(Editor's Note: Nostrand Park covered this exact same place two days ago, but their post only served to pique my interest further. Credit where credit's due--I just wanted more).
Almost every morning, I run down Franklin to Prospect Park with the lady, which takes us past the enormous old brewery complex at 960 Franklin Avenue, currently the home of Morris J. Golombeck Importers of Spices. We joke that it provides our morning aromatherapy at a far cheaper price than one of those Shaper Image alarm clocks you see in the SkyMall catalog, and make a game out of guessing the various flavors, whose ever-changing odors had been, until now, my only indication that the place remained in operation. Occasionally we'd see a truck pulling in or out of the lot or even the building entrance, but the building remained mostly a mystery to me.
Prompted by Nostrand Park's coverage a few days ago (see above), I began researching the old place, which has quite a story to tell. Founded by a cabal of hotel and saloon-keepers in 1897 to stock their shelves and share in the profits, the Consumer's Park Brewery was a precursor to today's microbreweries and brewpubs in that the owners eschewed a pure-production ethos and built a hotel, beer garden, and concert facilities on the site (their loving attention to detail includes kegs that ornament the brick facade). The brewery was also the first all-electric brewery in the United States (which, though I can't document it, may well also mean it was the first in the world), and provided electricity to neighboring homes, leading Crown Heights to sport some of Brooklyn's first electric home lighting. Merging with the New York and Brooklyn Brewing Co. to become the Interboro Brewing Company in 1913 (Frank Jump's Fading Ad blog documents the smokestack that still bears the name), the same year Ebbets Field was built a block away, the company prospered (it even had its own subway stop on the Franklin Avenue Shuttle) until prohibition did it in in the 1920s (the other brewery on Franklin, the Nassau Brewing Company at Franklin and Dean, died around the same time).
Armed with this knowledge, I passed the place this morning and dared, for the first time, to ring the bell at the office door. The buzzer rang, and I meekly poked my way in to an office straight out of a Gregory Peck movie: wood paneling, frosted glass on the entrance door, and no cubicles, just broad desks piled high with paper and various measuring devices. Introducing myself, I was greeted with a broad smile by Shelly Golombeck, one of the third generation of Golombecks to run the place (the fourth, his son, sat nearby). "You've caught me on a slow day," he said, shaking my hand warmly, "so I'll show you what we do. We import spices from all over the world, do a little manufacturing, processing, and more recently, blending on site, and we sell in bulk to the food industry, bottling companies, and pharmaceutical companies." Could I buy any? "We sell only in bulk, so the smallest sale I'll do of anything is one bag. For something bulky like oregano, that would be 22 pounds for a bag from Greece or Turkey, 30 for a bag from Mexico. And Chilean oregano is a whole different story. So a local pizza place might come in and ask for a bag of oregano, and we sell it to them. If you want pepper, the smallest is a 110 pound bag of black pepper."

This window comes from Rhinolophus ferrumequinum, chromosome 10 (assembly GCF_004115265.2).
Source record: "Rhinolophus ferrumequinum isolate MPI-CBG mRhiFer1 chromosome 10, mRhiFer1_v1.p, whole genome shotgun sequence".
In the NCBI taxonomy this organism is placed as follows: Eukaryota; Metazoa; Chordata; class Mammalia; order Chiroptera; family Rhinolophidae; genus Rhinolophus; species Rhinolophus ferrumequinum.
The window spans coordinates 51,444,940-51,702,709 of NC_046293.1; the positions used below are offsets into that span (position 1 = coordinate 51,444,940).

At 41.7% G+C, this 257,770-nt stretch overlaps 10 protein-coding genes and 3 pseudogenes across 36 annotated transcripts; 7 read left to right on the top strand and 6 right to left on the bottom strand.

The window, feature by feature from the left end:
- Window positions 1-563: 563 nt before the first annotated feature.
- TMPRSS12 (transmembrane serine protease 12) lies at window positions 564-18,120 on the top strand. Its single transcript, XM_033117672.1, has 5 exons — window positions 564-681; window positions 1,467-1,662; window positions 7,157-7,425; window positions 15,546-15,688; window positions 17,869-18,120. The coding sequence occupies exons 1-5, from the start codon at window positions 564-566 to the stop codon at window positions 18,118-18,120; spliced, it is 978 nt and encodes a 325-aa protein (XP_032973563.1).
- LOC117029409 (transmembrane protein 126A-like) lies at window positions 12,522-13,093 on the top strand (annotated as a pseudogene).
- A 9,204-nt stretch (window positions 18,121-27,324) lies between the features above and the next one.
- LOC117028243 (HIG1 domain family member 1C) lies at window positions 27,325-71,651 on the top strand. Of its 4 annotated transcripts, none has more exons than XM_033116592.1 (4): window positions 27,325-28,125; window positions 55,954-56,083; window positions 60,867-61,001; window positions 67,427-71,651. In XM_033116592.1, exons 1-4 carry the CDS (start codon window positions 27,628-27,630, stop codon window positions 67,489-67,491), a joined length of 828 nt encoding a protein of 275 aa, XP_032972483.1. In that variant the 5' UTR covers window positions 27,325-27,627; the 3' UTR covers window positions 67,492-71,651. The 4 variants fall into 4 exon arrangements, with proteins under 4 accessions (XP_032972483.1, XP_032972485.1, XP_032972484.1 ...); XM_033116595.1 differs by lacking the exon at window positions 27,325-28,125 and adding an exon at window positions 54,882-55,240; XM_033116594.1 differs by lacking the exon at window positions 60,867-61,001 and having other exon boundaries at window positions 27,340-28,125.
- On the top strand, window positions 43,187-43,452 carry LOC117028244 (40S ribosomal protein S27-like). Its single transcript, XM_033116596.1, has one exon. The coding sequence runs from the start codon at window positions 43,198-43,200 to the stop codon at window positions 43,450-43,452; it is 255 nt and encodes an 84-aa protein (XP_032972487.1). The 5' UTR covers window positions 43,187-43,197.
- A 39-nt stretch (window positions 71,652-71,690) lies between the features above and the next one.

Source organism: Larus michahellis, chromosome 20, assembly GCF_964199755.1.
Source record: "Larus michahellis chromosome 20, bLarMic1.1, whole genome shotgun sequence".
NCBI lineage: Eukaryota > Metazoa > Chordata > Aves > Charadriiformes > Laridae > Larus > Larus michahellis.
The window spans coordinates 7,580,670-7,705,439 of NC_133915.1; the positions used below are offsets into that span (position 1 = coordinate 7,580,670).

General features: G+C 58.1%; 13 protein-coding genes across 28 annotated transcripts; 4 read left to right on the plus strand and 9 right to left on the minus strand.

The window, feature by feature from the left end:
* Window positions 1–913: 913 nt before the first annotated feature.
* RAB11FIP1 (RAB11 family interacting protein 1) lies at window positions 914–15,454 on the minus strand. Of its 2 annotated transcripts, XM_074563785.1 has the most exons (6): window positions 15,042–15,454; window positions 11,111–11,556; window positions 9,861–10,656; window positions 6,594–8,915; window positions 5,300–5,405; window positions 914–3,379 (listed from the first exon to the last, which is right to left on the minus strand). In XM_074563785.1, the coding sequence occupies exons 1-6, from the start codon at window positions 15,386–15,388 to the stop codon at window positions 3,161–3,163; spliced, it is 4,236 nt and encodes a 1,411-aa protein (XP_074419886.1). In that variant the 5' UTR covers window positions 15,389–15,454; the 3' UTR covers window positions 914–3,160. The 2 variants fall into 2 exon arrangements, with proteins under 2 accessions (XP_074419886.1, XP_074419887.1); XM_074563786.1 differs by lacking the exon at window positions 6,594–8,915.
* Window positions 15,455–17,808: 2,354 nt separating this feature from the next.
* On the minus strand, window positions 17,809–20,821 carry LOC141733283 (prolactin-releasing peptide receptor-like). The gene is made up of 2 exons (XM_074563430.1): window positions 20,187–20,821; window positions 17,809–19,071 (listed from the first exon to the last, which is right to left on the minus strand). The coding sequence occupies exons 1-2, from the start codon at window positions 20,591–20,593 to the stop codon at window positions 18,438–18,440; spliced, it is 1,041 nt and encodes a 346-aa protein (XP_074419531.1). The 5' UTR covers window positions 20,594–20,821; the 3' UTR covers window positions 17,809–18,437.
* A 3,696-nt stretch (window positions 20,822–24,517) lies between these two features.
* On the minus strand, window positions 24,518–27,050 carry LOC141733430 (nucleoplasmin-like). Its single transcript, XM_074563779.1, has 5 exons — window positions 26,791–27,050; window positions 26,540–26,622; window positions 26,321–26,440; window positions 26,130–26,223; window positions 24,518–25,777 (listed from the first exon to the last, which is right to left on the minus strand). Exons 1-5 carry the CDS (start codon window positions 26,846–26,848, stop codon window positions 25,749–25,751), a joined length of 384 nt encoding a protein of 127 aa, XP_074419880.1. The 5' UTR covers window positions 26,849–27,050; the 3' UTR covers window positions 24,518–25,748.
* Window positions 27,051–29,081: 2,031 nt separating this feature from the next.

"That's a big bag" I remarked.
"Not really" said Shelly, leading me over to a table where 12 different bottles of pepper sat next to an antique scale. "We do 12 different grinds, as you can see here. We're very old world: everything is touch, smell, feel, taste with us, because this year's crop is different than last year's crop." Shelly asked me not to photograph the facility (trade secrets are secret, after all), but he did allow office shots, as well as one of the entrance to the main building's cobbelstoned courtyard.
Shelly's grandfather, Morris J. Golombeck, founded the company with his son (Shelly's father, who still works there--he was on the phone when I came in) in 1955 and moved into the old brewery, which had done time as the Daisy Mattress Factory in the interim (the fading sign atop the brewery, visible from the north, is their advertisement). The walls of the office document their history--a newspaper photo of Ebbets Field with the buildings in the background, an old bottle from the Interboro Brewing Company that they bought from a collector--and 54 years later, they're still going strong (they've been on Franklin even longer than Jonesy). "We're all trained differently" Shelly says. "My brother is a lawyer, my son is a CPA, my degree is in accounting, so is my father's . . . but this is what we love to do."